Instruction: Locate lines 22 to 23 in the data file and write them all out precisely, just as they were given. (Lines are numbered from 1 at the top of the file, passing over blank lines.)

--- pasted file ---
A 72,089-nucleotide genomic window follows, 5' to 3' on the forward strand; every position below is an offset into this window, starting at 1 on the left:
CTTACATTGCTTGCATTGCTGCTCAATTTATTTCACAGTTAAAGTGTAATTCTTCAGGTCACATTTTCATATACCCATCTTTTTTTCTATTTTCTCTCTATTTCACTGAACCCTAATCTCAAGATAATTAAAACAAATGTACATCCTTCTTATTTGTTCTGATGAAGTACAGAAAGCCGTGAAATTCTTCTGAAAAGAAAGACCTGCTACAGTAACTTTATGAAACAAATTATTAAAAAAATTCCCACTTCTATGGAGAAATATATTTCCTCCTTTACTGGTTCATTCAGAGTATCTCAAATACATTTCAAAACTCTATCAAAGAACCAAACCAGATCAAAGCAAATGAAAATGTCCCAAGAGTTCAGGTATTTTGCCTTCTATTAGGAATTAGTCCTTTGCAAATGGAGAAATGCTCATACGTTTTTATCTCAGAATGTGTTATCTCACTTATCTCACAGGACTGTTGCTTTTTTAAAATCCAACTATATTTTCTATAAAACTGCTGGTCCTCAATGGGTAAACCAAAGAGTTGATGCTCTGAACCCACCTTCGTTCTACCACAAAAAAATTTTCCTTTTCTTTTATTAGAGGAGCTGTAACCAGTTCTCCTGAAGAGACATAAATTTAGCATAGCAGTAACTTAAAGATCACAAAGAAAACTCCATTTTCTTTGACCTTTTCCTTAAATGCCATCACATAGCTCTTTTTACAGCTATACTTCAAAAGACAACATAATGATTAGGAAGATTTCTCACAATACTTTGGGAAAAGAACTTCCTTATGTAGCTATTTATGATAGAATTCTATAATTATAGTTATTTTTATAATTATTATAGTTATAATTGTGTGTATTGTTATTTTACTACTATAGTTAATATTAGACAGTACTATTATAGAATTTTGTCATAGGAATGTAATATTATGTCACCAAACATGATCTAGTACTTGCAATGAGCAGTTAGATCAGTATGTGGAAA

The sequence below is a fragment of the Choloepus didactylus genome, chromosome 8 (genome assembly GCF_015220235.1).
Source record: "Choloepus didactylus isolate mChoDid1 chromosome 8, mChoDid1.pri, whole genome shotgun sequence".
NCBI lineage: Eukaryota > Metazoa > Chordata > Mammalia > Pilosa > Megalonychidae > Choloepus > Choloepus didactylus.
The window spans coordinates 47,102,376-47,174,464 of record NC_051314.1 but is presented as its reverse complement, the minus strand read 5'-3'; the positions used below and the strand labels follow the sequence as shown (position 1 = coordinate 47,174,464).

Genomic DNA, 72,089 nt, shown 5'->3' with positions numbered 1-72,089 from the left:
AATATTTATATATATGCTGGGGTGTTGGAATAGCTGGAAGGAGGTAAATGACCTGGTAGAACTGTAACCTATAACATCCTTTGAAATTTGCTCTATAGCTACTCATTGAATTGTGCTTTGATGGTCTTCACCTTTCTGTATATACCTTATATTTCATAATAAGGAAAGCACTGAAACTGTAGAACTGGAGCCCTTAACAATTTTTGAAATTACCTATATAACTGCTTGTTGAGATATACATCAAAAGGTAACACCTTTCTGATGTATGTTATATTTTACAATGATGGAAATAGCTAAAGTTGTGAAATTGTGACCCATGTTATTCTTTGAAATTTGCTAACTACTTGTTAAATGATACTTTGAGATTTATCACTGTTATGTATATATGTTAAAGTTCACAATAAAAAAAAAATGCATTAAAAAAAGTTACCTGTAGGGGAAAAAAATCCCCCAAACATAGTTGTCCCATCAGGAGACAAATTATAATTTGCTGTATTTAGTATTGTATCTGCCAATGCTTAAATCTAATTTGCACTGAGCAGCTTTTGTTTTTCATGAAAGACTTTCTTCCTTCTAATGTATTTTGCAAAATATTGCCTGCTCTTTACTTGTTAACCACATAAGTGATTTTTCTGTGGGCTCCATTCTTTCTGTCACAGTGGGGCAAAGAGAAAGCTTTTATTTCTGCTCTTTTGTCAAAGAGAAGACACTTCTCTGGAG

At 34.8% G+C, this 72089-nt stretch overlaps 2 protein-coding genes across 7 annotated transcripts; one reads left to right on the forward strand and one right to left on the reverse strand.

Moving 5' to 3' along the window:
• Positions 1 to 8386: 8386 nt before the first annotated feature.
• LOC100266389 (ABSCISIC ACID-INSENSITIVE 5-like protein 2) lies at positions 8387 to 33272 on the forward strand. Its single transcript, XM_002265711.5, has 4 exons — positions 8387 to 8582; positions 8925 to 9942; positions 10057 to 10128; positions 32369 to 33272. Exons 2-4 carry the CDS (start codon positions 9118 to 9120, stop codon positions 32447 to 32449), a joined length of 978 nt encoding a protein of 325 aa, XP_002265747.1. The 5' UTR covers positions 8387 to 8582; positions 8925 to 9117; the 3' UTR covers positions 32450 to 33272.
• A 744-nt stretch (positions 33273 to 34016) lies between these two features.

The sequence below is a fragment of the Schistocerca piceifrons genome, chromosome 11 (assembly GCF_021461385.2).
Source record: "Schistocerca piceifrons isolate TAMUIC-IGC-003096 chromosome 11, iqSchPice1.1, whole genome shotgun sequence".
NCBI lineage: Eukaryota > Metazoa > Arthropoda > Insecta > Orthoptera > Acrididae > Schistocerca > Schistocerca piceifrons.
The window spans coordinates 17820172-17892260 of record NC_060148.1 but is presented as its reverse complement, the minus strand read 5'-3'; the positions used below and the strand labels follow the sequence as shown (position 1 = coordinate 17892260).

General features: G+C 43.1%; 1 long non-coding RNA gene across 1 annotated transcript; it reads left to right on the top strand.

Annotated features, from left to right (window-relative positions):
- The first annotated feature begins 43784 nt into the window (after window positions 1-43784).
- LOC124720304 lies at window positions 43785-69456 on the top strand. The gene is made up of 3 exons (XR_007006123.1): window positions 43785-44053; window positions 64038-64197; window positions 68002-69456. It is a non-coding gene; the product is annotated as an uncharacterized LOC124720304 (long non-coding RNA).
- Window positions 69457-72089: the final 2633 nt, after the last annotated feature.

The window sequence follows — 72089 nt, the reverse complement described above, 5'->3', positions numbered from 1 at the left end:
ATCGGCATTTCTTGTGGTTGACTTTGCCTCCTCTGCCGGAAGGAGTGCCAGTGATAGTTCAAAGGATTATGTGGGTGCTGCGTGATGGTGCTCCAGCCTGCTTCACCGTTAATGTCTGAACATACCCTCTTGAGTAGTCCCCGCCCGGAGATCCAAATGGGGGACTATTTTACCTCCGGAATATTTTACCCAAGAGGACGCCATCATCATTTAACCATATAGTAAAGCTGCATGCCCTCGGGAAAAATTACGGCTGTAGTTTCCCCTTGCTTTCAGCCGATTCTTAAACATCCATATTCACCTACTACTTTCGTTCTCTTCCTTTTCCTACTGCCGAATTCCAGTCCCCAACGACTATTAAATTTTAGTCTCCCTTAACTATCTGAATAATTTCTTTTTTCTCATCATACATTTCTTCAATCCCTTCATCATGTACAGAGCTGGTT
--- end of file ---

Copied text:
- Window positions 69457-72089: the final 2633 nt, after the last annotated feature.

The window sequence follows — 72089 nt, the reverse complement described above, 5'->3', positions numbered from 1 at the left end: